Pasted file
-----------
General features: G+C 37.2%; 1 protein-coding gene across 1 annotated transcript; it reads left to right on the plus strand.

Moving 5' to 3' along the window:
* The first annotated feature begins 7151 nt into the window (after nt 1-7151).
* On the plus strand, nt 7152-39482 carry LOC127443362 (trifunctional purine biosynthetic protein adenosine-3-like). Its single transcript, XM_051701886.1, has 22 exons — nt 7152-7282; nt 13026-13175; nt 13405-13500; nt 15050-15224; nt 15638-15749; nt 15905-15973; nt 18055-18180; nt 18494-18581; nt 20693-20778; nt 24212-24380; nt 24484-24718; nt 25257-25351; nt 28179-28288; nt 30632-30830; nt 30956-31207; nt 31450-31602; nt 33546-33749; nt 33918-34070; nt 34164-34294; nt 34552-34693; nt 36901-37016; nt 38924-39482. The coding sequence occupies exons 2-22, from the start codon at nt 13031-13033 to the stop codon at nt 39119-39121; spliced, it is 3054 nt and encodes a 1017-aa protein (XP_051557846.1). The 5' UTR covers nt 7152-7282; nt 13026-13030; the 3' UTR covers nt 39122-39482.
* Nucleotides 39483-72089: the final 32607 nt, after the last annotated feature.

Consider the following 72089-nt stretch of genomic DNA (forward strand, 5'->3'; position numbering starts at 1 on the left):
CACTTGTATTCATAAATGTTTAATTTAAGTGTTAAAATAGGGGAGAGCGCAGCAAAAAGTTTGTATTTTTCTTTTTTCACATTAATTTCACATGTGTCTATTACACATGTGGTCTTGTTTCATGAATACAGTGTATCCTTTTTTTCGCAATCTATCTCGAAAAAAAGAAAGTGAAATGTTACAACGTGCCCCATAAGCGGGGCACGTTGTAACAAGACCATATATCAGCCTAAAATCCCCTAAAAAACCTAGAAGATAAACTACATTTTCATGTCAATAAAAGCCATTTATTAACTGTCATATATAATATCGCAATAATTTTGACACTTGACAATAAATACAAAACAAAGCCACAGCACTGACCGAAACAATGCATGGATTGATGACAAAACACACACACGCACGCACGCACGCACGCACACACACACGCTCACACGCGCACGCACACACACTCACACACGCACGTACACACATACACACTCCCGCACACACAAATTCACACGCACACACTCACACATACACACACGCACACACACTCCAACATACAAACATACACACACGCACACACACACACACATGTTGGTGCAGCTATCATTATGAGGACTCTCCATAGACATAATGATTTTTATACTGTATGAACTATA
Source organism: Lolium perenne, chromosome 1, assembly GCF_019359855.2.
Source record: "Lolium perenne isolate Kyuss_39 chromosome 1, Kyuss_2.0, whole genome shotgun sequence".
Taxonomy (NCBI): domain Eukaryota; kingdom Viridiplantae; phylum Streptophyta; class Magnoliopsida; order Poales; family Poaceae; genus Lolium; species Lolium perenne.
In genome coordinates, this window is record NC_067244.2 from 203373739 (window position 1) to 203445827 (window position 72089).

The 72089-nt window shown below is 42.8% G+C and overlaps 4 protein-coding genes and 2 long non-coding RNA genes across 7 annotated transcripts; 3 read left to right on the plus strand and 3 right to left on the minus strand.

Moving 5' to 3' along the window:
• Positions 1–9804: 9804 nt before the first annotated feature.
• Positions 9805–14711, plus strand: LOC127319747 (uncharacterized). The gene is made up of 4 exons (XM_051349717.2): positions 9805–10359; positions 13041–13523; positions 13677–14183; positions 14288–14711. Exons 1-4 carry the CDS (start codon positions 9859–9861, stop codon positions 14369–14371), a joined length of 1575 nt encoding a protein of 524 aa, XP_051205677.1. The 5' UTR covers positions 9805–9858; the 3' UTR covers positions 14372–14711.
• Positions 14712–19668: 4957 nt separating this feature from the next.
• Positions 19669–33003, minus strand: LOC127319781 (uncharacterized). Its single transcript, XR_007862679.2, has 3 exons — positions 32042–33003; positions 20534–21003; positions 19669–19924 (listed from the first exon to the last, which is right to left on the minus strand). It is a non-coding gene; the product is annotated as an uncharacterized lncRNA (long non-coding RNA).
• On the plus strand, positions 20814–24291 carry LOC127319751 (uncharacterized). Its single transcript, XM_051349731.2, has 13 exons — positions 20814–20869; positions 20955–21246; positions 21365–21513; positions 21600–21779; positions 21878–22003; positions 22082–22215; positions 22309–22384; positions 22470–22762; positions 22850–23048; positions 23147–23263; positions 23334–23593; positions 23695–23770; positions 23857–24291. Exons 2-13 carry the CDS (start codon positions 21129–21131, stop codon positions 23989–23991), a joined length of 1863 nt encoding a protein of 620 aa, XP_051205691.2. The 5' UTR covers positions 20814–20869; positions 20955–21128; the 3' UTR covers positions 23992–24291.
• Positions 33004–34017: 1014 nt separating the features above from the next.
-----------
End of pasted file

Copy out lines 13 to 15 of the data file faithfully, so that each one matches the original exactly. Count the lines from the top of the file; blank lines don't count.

Moving 5' to 3' along the window:
• Positions 1–9804: 9804 nt before the first annotated feature.
• Positions 9805–14711, plus strand: LOC127319747 (uncharacterized). The gene is made up of 4 exons (XM_051349717.2): positions 9805–10359; positions 13041–13523; positions 13677–14183; positions 14288–14711. Exons 1-4 carry the CDS (start codon positions 9859–9861, stop codon positions 14369–14371), a joined length of 1575 nt encoding a protein of 524 aa, XP_051205677.1. The 5' UTR covers positions 9805–9858; the 3' UTR covers positions 14372–14711.